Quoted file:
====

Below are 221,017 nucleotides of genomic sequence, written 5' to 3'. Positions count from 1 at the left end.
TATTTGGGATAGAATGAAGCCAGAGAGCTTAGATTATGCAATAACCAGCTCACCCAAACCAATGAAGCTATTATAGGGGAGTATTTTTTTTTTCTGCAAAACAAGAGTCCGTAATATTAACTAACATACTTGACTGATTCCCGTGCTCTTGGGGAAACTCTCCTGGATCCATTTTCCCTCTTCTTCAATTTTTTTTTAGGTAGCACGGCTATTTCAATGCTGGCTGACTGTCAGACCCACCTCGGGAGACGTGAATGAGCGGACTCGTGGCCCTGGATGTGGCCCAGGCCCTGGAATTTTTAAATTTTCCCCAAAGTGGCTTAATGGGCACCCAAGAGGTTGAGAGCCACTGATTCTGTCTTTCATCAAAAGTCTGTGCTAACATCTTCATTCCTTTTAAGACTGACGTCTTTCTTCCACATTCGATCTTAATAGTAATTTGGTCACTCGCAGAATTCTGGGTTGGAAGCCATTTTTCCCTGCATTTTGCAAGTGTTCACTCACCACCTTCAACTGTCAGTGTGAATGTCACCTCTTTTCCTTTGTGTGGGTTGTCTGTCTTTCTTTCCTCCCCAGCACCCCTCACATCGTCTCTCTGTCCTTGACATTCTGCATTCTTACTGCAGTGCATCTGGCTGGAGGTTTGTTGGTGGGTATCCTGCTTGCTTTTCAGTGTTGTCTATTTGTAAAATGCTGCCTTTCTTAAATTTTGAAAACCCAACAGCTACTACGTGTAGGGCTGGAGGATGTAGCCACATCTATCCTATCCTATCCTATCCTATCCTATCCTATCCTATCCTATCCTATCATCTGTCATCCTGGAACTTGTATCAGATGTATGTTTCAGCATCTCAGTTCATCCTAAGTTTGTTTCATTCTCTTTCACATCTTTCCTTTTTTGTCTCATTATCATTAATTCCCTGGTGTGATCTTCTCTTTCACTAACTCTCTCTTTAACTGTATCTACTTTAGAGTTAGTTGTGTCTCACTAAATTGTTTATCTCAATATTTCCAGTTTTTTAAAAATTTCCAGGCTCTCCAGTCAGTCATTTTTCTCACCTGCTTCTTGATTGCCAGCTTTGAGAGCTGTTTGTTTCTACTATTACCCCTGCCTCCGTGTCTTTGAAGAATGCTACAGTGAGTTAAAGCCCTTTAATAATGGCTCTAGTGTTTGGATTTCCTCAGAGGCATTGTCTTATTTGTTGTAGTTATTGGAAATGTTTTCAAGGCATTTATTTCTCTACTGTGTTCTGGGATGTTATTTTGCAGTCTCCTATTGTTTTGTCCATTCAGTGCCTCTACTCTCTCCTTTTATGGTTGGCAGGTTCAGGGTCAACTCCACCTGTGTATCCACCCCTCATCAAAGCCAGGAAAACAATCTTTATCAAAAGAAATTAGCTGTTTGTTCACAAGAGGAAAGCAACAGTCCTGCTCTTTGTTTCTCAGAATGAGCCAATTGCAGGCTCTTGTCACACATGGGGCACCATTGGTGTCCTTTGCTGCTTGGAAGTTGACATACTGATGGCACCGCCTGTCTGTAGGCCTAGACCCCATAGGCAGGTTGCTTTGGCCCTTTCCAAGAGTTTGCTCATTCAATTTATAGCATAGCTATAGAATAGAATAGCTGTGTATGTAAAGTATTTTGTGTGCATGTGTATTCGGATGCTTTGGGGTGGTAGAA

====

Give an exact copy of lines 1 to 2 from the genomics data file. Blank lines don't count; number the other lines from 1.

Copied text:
Below are 221,017 nucleotides of genomic sequence, written 5' to 3'. Positions count from 1 at the left end.
TATTTGGGATAGAATGAAGCCAGAGAGCTTAGATTATGCAATAACCAGCTCACCCAAACCAATGAAGCTATTATAGGGGAGTATTTTTTTTTTCTGCAAAACAAGAGTCCGTAATATTAACTAACATACTTGACTGATTCCCGTGCTCTTGGGGAAACTCTCCTGGATCCATTTTCCCTCTTCTTCAATTTTTTTTTAGGTAGCACGGCTATTTCAATGCTGGCTGACTGTCAGACCCACCTCGGGAGACGTGAATGAGCGGACTCGTGGCCCTGGATGTGGCCCAGGCCCTGGAATTTTTAAATTTTCCCCAAAGTGGCTTAATGGGCACCCAAGAGGTTGAGAGCCACTGATTCTGTCTTTCATCAAAAGTCTGTGCTAACATCTTCATTCCTTTTAAGACTGACGTCTTTCTTCCACATTCGATCTTAATAGTAATTTGGTCACTCGCAGAATTCTGGGTTGGAAGCCATTTTTCCCTGCATTTTGCAAGTGTTCACTCACCACCTTCAACTGTCAGTGTGAATGTCACCTCTTTTCCTTTGTGTGGGTTGTCTGTCTTTCTTTCCTCCCCAGCACCCCTCACATCGTCTCTCTGTCCTTGACATTCTGCATTCTTACTGCAGTGCATCTGGCTGGAGGTTTGTTGGTGGGTATCCTGCTTGCTTTTCAGTGTTGTCTATTTGTAAAATGCTGCCTTTCTTAAATTTTGAAAACCCAACAGCTACTACGTGTAGGGCTGGAGGATGTAGCCACATCTATCCTATCCTATCCTATCCTATCCTATCCTATCCTATCCTATCCTATCATCTGTCATCCTGGAACTTGTATCAGATGTATGTTTCAGCATCTCAGTTCATCCTAAGTTTGTTTCATTCTCTTTCACATCTTTCCTTTTTTGTCTCATTATCATTAATTCCCTGGTGTGATCTTCTCTTTCACTAACTCTCTCTTTAACTGTATCTACTTTAGAGTTAGTTGTGTCTCACTAAATTGTTTATCTCAATATTTCCAGTTTTTTAAAAATTTCCAGGCTCTCCAGTCAGTCATTTTTCTCACCTGCTTCTTGATTGCCAGCTTTGAGAGCTGTTTGTTTCTACTATTACCCCTGCCTCCGTGTCTTTGAAGAATGCTACAGTGAGTTAAAGCCCTTTAATAATGGCTCTAGTGTTTGGATTTCCTCAGAGGCATTGTCTTATTTGTTGTAGTTATTGGAAATGTTTTCAAGGCATTTATTTCTCTACTGTGTTCTGGGATGTTATTTTGCAGTCTCCTATTGTTTTGTCCATTCAGTGCCTCTACTCTCTCCTTTTATGGTTGGCAGGTTCAGGGTCAACTCCACCTGTGTATCCACCCCTCATCAAAGCCAGGAAAACAATCTTTATCAAAAGAAATTAGCTGTTTGTTCACAAGAGGAAAGCAACAGTCCTGCTCTTTGTTTCTCAGAATGAGCCAATTGCAGGCTCTTGTCACACATGGGGCACCATTGGTGTCCTTTGCTGCTTGGAAGTTGACATACTGATGGCACCGCCTGTCTGTAGGCCTAGACCCCATAGGCAGGTTGCTTTGGCCCTTTCCAAGAGTTTGCTCATTCAATTTATAGCATAGCTATAGAATAGAATAGCTGTGTATGTAAAGTATTTTGTGTGCATGTGTATTCGGATGCTTTGGGGTGGTAGAA